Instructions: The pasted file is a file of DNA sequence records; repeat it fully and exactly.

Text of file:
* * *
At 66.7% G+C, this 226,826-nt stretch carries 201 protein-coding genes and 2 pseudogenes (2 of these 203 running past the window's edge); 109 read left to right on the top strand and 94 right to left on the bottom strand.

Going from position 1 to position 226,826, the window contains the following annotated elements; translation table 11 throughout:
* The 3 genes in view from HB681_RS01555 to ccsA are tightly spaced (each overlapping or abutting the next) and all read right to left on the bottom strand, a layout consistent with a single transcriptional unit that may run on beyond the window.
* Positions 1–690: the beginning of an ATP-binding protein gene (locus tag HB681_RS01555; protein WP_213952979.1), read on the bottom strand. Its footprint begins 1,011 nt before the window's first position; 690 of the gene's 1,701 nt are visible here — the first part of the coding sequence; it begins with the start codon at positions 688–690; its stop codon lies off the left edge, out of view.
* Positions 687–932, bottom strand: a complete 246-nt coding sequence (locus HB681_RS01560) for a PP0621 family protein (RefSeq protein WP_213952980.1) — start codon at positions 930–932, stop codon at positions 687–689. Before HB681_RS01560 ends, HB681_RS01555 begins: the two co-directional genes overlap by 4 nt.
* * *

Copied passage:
At 66.7% G+C, this 226,826-nt stretch carries 201 protein-coding genes and 2 pseudogenes (2 of these 203 running past the window's edge); 109 read left to right on the top strand and 94 right to left on the bottom strand.

Going from position 1 to position 226,826, the window contains the following annotated elements; translation table 11 throughout:
* The 3 genes in view from HB681_RS01555 to ccsA are tightly spaced (each overlapping or abutting the next) and all read right to left on the bottom strand, a layout consistent with a single transcriptional unit that may run on beyond the window.
* Positions 1–690: the beginning of an ATP-binding protein gene (locus tag HB681_RS01555; protein WP_213952979.1), read on the bottom strand. Its footprint begins 1,011 nt before the window's first position; 690 of the gene's 1,701 nt are visible here — the first part of the coding sequence; it begins with the start codon at positions 688–690; its stop codon lies off the left edge, out of view.
* Positions 687–932, bottom strand: a complete 246-nt coding sequence (locus HB681_RS01560) for a PP0621 family protein (RefSeq protein WP_213952980.1) — start codon at positions 930–932, stop codon at positions 687–689. Before HB681_RS01560 ends, HB681_RS01555 begins: the two co-directional genes overlap by 4 nt.